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Styles, performances clash on latest star-studded effort

Santana -- All That I Am.jpg

In the case of Carlos Santana, apparently you can’t teach an old guitarist new tricks.

The bandleader tries yet again to repeat his comeback success of six years ago with the latest Santana release, All That I Am (Arista). The 1999 disc Supernatural gave him renewed commercial and critical success, thanks to collaborations with hot contemporary acts (most notably Rob Thomas, who sang the monster hit “Smooth”), and he followed it up with 2001’s Shaman, which featured the pop hit “The Game of Love,” sung by Michelle Branch.

Continuing that formula, All That I Am, produced by Clive Davis, brings Santana together with a smattering of big names from rock, pop, hip-hop and R&B, including Branch, Anthony Hamilton, Joss Stone, Steven Tyler of Aerosmith, Mary J. Blige, Big Boi of OutKast and of The Black Eyed Peas.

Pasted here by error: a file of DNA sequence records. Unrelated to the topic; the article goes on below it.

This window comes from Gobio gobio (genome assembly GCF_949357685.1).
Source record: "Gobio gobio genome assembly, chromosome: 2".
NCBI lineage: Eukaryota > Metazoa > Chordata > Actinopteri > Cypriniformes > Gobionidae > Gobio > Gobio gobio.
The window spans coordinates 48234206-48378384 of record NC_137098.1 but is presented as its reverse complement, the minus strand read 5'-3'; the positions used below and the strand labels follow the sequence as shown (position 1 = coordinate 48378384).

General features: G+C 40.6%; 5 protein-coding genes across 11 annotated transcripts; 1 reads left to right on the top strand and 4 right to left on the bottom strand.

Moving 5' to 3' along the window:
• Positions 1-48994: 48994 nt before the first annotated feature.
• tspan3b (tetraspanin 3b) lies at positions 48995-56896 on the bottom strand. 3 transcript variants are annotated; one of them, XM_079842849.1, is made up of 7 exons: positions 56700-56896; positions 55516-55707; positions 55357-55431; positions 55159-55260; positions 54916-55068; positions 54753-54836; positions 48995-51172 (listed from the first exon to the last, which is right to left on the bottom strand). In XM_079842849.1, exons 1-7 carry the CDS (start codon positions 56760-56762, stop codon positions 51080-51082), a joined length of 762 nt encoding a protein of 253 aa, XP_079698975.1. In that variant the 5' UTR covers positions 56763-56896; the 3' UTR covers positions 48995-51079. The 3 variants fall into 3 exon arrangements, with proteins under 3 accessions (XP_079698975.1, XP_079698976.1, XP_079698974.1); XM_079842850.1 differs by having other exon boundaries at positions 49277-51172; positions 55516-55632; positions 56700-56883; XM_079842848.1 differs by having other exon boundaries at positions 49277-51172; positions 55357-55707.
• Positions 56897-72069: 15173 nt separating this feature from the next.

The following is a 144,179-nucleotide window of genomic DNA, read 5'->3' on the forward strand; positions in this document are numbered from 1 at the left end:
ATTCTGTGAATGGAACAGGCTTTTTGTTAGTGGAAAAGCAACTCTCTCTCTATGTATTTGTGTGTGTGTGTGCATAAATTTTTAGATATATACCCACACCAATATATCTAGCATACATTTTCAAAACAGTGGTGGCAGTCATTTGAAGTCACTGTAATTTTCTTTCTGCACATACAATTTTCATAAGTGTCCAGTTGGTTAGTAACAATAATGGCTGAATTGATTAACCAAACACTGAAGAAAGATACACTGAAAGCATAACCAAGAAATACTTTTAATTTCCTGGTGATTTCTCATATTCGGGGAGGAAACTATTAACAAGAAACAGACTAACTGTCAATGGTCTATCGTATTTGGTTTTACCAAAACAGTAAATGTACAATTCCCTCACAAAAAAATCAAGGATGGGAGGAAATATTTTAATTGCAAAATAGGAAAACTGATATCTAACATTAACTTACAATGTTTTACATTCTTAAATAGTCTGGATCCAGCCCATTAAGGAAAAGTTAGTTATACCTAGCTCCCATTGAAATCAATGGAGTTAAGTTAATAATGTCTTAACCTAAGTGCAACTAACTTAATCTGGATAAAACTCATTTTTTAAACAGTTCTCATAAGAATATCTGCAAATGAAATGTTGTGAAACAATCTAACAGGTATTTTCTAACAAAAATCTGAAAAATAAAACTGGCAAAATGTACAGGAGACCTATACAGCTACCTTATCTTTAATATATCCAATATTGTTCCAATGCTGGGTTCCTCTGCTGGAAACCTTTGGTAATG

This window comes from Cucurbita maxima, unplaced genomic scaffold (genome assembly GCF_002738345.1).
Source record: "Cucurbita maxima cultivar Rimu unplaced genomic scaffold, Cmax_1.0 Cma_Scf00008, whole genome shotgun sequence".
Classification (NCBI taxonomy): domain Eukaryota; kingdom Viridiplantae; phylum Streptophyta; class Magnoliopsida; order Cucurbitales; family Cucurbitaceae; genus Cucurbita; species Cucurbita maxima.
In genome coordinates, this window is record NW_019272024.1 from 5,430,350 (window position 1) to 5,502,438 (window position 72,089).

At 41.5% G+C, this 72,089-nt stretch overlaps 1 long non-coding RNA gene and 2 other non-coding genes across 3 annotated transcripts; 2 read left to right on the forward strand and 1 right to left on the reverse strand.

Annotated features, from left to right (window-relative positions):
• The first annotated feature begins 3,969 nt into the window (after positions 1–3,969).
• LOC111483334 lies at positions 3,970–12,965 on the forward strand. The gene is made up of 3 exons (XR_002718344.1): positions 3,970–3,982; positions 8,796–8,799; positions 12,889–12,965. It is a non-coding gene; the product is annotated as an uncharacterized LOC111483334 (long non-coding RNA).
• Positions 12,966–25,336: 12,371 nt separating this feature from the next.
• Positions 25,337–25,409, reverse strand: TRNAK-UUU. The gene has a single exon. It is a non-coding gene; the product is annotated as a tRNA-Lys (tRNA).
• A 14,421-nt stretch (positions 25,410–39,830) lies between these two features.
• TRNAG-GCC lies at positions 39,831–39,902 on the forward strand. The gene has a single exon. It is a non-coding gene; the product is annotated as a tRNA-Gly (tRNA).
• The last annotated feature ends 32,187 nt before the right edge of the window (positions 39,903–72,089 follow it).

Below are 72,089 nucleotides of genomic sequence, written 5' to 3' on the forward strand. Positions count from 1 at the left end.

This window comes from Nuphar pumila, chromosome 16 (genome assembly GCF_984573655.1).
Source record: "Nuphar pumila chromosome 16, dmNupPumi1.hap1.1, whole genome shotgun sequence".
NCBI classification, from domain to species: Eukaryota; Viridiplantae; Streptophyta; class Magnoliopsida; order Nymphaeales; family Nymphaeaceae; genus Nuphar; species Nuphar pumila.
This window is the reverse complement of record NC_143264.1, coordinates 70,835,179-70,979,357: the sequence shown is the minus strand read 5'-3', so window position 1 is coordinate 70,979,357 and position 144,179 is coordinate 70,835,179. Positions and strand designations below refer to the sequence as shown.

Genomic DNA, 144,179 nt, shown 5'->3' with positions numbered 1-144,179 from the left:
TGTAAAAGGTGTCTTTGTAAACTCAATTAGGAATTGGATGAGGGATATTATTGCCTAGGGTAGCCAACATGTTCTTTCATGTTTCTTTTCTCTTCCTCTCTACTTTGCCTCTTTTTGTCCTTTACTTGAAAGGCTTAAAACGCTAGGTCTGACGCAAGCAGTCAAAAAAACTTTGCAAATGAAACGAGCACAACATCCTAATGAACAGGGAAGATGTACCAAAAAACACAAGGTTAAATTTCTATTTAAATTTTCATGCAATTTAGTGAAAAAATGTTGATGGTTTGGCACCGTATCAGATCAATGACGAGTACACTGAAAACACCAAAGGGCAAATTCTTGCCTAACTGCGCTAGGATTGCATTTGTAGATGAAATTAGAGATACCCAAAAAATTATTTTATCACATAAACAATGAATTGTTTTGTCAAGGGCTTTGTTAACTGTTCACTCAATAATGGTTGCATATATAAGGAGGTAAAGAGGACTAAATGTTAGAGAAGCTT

The problem is that the styles of music, vocals and Santana’s guitar playing clash horribly. His guitar solos sound all too familiar and take away from some outstanding vocals. This is most evident on tracks like “I’m Feeling You,” with Branch and the Wreckers. Branch’s vocals are completely overshadowed by the same repetitive guitar fills, undermining the poppy arrangement.

Santana repeats his mistakes on “My Man,” featuring Big Boi and Blige, and on “Twisted,” with Hamilton. Ruining what could be superb mixes of hip-hop and R&B, the guitar playing is uninspiring and adds nothing to the songs. It appears as if Santana is just trying to remind the listener he is present on these tracks.

Santana does get it right with Tyler on “Just Feel Better” and with on “I Am Somebody.” The guitarist allows the time and space needed to make these tracks work; his playing takes nothing away from Tyler’s reliable gritty vocals, nor does it intrude on a nice mix of Latin and hip-hop flavor from

The most intriguing track joins Santana with Los Lonely Boys on “I Don’t Wanna Lose Your Love.” Santana and Henry Garza mesh quite well on guitar,and with Santana’s influence on the band so brightly displayed, maybe this is a collaboration that might merit revisiting.

— By Michael Corby